The GhostBack at the Trolls, we had stowed our finds and were about to set off when another cyclist appeared and laid his bike down in front of us whilst excitedly asking whether we had a chain tool. He had just discovered his broken chain link and looked up to see us on the other side of the road preparing to leave and couldn’t believe his luck! We got chatting as Chris fixed his chain and he told us he has been living in a Monastery located in caves in the countryside for the past month, so St Christopher is clearly looking after him too! He was a nice guy, a Spaniard, who likes to think of himself as a ghost who passes through the places he visits leaving no trace and avoiding attention. He was grateful for Chris’ help and insisted on buying us one of the local fresh yoghurt drinks and showed us his detailed map of the area as he was worried about one of the roads on the route we were planning. It turned out to be good advice and we had to extend our route a little more to avoid an unsealed road up a mountain to the first lake we had planned on camping at that night.

We enjoyed our riding through Georgia. For the most part it continued to be fairlyHay stores in a Georgian town tough going through the mountains, but small rewards such as a driver leaning out the window to pass us each a chocolate, or going off course a little to visit a convent promising fresh cheese and discovering a small community of nuns in the middle of nowhere producing exquisite cheeses, honey, cookies and truffles, finding the inconspicuous hole in the wall in each village to buy hot, fresh bread and cheesy pies. On peering into the darkness of the small hole we would usually find a cavernous interior with a wood fire and a proud baker only too happy to show us around.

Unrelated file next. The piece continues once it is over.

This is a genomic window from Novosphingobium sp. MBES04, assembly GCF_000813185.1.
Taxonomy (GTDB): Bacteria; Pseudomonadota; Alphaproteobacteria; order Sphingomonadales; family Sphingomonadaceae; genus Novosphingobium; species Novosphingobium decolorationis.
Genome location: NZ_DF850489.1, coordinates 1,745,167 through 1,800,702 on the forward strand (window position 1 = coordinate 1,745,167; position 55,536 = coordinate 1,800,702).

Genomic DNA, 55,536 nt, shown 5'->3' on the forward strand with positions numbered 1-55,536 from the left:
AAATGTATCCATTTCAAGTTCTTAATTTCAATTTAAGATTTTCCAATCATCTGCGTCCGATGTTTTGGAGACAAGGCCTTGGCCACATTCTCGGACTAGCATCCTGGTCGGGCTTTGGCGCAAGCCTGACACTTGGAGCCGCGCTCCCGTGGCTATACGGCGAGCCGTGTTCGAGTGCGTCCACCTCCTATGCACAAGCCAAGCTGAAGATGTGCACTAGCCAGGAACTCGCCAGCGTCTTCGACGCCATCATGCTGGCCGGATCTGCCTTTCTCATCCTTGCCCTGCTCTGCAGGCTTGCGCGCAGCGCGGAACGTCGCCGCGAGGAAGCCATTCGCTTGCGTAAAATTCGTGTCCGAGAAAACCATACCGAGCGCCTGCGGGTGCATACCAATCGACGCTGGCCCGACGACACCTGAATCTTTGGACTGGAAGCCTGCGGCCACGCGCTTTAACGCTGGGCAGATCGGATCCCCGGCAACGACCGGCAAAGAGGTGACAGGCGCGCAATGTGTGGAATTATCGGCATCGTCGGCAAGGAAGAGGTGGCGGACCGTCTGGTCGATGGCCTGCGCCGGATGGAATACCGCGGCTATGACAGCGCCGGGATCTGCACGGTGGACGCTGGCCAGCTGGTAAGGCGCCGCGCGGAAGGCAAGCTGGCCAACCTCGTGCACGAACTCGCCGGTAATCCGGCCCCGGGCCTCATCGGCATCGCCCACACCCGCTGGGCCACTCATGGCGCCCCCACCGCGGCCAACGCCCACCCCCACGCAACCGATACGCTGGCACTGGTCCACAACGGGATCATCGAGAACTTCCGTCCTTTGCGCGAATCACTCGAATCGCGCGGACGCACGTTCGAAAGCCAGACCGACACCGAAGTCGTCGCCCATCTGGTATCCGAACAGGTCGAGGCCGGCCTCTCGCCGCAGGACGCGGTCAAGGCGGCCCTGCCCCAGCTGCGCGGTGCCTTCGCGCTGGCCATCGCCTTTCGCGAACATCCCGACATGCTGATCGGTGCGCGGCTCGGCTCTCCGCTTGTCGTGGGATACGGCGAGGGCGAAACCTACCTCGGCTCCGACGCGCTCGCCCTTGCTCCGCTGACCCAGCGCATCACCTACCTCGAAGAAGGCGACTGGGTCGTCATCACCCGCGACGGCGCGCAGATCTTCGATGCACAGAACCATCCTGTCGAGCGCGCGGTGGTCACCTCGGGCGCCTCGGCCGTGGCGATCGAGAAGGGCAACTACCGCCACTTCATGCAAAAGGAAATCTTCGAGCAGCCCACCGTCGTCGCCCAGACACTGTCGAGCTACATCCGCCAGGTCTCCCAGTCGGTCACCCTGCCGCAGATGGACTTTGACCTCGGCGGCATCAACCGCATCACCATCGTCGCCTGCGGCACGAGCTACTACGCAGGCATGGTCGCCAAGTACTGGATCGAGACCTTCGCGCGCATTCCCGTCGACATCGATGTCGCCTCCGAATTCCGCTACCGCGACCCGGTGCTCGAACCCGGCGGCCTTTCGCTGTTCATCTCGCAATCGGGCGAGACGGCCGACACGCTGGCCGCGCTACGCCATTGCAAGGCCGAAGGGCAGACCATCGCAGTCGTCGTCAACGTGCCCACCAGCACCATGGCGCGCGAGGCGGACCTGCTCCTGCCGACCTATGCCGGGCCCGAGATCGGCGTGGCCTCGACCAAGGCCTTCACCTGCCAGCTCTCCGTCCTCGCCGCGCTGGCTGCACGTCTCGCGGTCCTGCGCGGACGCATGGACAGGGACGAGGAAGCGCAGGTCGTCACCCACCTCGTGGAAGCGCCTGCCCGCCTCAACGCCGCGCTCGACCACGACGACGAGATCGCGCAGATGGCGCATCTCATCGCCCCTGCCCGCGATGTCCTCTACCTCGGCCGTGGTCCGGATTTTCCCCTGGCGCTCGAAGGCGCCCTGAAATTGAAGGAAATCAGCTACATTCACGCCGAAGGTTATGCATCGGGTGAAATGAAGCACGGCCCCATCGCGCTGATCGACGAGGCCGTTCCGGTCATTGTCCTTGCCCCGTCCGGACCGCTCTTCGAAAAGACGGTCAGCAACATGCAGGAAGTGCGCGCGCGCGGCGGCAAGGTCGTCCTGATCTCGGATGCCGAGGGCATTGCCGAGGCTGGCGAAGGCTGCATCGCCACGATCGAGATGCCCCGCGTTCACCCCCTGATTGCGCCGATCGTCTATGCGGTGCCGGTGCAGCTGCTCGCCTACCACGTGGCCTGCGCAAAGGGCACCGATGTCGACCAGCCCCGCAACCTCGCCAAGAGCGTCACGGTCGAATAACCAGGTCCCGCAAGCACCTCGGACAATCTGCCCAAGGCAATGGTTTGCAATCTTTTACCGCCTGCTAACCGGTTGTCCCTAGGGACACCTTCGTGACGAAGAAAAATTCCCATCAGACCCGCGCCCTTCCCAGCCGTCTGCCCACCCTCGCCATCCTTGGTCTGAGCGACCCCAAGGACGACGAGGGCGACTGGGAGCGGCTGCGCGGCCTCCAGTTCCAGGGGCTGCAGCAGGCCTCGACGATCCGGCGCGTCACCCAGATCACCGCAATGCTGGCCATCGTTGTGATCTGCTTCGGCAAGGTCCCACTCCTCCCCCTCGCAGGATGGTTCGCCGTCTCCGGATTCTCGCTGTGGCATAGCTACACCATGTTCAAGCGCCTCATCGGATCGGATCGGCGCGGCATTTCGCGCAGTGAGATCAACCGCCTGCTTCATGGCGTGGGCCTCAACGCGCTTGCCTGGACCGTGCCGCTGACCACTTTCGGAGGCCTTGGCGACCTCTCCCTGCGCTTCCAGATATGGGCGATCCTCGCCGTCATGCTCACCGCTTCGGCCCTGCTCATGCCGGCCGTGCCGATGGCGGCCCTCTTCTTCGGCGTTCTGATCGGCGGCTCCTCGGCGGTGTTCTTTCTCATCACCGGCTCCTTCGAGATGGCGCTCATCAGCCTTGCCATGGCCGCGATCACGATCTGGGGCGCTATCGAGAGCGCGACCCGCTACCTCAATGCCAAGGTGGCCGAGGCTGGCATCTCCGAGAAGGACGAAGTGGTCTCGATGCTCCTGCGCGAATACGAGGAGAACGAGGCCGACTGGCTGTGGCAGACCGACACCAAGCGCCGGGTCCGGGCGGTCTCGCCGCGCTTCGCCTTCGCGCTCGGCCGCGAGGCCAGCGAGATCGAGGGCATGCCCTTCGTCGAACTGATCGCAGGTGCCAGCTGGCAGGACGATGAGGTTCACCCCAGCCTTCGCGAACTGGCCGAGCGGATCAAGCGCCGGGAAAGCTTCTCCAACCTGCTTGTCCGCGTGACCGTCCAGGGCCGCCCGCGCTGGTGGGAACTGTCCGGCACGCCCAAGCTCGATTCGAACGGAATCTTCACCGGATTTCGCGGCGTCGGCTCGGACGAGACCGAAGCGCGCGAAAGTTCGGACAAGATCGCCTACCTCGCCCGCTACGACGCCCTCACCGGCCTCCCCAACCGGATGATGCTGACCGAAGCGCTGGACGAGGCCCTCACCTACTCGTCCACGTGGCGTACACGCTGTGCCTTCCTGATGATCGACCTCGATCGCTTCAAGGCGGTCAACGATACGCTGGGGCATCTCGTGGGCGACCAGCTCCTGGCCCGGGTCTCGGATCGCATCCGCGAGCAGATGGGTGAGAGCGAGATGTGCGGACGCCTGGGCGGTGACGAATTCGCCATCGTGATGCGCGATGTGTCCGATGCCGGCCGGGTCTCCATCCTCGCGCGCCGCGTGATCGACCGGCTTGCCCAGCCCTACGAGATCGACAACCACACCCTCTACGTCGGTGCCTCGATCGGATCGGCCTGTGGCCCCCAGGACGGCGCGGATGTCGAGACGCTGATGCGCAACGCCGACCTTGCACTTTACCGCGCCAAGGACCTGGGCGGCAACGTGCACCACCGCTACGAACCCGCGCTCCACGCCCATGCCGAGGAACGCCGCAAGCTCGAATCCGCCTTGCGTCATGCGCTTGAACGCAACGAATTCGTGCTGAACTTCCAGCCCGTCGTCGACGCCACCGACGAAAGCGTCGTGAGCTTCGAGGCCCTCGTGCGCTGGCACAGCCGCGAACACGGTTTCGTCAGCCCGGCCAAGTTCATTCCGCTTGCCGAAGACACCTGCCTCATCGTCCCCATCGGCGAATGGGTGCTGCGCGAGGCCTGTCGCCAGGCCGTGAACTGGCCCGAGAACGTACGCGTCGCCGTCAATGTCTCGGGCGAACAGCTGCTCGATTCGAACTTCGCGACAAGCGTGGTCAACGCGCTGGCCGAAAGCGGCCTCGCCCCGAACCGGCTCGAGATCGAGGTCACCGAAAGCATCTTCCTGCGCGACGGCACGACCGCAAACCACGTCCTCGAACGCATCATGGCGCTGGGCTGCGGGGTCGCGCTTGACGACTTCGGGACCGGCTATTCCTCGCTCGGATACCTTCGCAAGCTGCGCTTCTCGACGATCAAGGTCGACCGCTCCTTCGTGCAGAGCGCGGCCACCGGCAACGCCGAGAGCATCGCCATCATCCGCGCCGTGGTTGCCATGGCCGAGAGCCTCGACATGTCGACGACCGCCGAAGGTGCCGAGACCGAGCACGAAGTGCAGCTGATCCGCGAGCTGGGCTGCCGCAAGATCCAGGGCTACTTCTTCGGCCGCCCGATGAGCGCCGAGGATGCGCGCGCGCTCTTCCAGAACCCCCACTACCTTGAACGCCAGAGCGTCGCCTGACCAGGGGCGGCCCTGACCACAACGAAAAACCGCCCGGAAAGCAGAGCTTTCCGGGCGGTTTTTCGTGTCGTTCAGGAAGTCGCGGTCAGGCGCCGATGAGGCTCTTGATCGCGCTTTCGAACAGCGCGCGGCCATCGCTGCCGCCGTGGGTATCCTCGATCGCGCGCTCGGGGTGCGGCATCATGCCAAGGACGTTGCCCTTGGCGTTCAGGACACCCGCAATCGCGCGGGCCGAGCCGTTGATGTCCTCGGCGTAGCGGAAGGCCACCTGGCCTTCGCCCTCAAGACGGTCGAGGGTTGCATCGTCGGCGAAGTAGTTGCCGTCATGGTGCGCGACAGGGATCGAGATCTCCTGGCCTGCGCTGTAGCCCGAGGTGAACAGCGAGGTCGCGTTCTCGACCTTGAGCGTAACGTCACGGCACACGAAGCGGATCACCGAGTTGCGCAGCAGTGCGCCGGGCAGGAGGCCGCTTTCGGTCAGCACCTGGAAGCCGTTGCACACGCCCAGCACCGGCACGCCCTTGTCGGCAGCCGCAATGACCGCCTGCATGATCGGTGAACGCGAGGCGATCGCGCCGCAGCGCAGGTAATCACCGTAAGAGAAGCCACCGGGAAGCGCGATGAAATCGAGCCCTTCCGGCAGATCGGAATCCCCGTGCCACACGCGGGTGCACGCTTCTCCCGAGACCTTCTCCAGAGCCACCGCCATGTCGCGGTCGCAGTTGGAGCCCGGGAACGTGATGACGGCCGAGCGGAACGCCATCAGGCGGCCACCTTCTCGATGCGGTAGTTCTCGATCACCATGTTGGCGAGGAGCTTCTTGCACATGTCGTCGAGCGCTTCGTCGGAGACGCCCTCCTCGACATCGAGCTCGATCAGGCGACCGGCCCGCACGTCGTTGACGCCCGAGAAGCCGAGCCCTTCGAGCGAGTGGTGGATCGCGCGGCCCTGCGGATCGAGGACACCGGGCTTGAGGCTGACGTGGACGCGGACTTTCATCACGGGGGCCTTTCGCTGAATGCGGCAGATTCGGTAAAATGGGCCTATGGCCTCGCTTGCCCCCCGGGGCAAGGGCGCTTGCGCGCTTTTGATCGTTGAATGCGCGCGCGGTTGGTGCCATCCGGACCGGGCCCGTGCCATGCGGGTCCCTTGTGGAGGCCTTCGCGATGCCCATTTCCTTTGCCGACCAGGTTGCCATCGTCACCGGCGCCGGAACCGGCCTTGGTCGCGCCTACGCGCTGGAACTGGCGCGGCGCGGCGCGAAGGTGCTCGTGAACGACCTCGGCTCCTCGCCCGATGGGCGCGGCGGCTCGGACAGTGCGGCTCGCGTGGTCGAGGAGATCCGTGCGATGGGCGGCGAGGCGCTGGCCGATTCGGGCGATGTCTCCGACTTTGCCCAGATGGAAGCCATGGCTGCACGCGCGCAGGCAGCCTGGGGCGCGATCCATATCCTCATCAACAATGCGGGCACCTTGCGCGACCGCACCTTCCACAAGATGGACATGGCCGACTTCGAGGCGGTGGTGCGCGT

Beehives at St Nino's Convent, Poka

 

Hole in the wall bakery

Town of walnut stuffed dried fruit sausagesQuirks were the way most food is sold by weight, from cheese and vegetables to the huge array of breakfast biscuits and chocolates. It’s sort of like pick ‘n mix except that mixing is not on unless the shop person picks for you. At one point east of Tbilisi, this extended even further to a run of specialty towns in that we would ride through a town where all street vendors only sold cheese so we would feel obliged to stop at a vendor and buy some cheese. The next town would only sell melons and the next only dried fruit stuffed with walnuts etc. This ensured some good interaction and banter in each town as well as a continued source of calories and energy, not to mention something to look forward to. The perfect cycle touring set up really.

On the hazards side, the drivers turned out to be everything we had read. Dangerous, crazy hooligans who scared the hell out of us countless times a day. The dogs were the same as were the hostel patrons in Tbilisi. I won’t go into detail about the hostel and the sisters who ran it but rather say that we were relieved to get out. Once again we had a storm for our descent from the mountains. This time there was heavy rain for several hours which turned into hail and then fog. Enough fog for us to miss a turn and add even more distance to our route. We did make it out of the country alive and happy though and our last experience of the Georgia was when I handed over our last 75 lari cents (hardly any pennies) to a roadside seller and asked for a tomato and a cucumber. She filled an entire shopping bag with tomatoes, cucumbers, tarragon and grapes and gave us a big happy wave off to the border of Azerbaijan where the exit sign from Georgia wished us luck!Should we be worried?